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I'm designing an RESTful API where some calls are public over HTTP, and some require an API key and encryption over HTTPS. I'm deliberating on what response code should be sent if an HTTP request is sent to one of the private resources. So far the only one that jumps out at me is 412 - Precondition Failed, but the standard indicates that the precondition is imposed by the requester not the server.

Is there an appropriate response code for this condition or do I just need to give in and do 400?

7

The most secure way to force HTTP client to use HTTPS is HTTP Strict Transport Security.

Previously a common suggestion was to drop the connection, but this practice has been removed in favor of HSTS (OWASP website).

  • Thanks for the update. – gtd Feb 4 '14 at 10:05
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    1. The HSTS draft has been moved to the IETF. 2. reading it does not actually give a good answer to the OP's question. – David Moles Feb 12 '14 at 22:16
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    HSTS enforces HTTPS on the <b>entire</b> site. The above poster wanted some resource to be available over HTTP while others only over HTTPS. So HSTS cannot be used since it applies for all resources. – Fred Mar 18 '15 at 14:29
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    This doesn't answer the OP's question. He was asking about what to do when a client connects over http, not HSTS headers which only have effect when the user has already connected over https. – BadZen Dec 9 '15 at 17:48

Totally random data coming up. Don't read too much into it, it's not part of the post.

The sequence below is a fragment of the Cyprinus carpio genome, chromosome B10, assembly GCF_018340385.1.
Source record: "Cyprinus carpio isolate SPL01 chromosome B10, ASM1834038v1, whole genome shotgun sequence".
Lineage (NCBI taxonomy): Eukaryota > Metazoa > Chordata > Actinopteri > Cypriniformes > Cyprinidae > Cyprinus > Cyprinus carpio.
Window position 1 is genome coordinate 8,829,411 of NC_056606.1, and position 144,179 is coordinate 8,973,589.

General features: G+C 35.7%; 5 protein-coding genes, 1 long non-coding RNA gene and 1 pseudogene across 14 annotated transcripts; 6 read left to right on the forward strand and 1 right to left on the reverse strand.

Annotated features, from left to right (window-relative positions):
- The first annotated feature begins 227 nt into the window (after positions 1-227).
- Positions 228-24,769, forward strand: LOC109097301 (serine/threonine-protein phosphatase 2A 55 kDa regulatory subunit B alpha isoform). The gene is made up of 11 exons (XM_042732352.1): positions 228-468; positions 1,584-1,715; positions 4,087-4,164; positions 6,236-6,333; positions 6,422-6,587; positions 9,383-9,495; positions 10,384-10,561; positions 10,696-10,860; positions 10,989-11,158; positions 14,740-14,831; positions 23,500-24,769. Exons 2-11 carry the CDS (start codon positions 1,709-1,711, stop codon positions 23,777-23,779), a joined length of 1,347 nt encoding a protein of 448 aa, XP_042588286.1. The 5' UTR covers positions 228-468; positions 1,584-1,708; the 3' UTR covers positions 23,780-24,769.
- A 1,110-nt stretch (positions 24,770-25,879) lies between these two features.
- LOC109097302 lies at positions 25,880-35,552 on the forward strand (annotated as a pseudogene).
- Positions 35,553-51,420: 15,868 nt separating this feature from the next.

27

I cannot say if this is broadly accepted by HTTP clients, but speaking strictly RFC, the server should respond with:

HTTP/1.1 426 Upgrade Required
Upgrade: TLS/1.0, HTTP/1.1
Connection: Upgrade

Source:
http://tools.ietf.org/html/rfc2817#section-4.2

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    Interesting. RFC and OWASP differ in their recommendations. I prefer OWASP's version - don't respond to the request and just drop the packet. With the RFC approach, a man-in-the-middle could intercept the response (since it isn't https yet) and redirect to a spoofed website. – Sripathi Krishnan Mar 31 '10 at 21:45
  • Yes, I agree - it's definitely a vulnerability. Even if dropping the connection might be confusing, security concerns should take precedence here. Also, note that the mentioned RFC is now practically 10 years old (in those times security might not have been such an important aspect as it is today). – MicE Apr 1 '10 at 22:06
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    https as we know widely know it is specified in RFC 2818 (HTTP over TLS). RFC 2817 is virtually never used. @dasil003, note that IETF specs call TLS "TLS" because it's an IETF standard (SSL is not): you could easily read all of them with "SSL" in mind (except that it would refer to earlier versions indeed). RFC 2817 is not about upgrading to TLS (1.x) from SSLv3, it's about upgrading to SSL/TLS from plain HTTP, on the same connection. – Bruno Jan 22 '12 at 19:39
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    @SripathiKrishnan Even if your server would drop the http request, man-in-the-middle/intercept attack is still possible. Practically, unless the client is using https, it cannot be guaranteed that whatever response they get is not mangled. – Agoston Horvath Jul 11 '13 at 14:55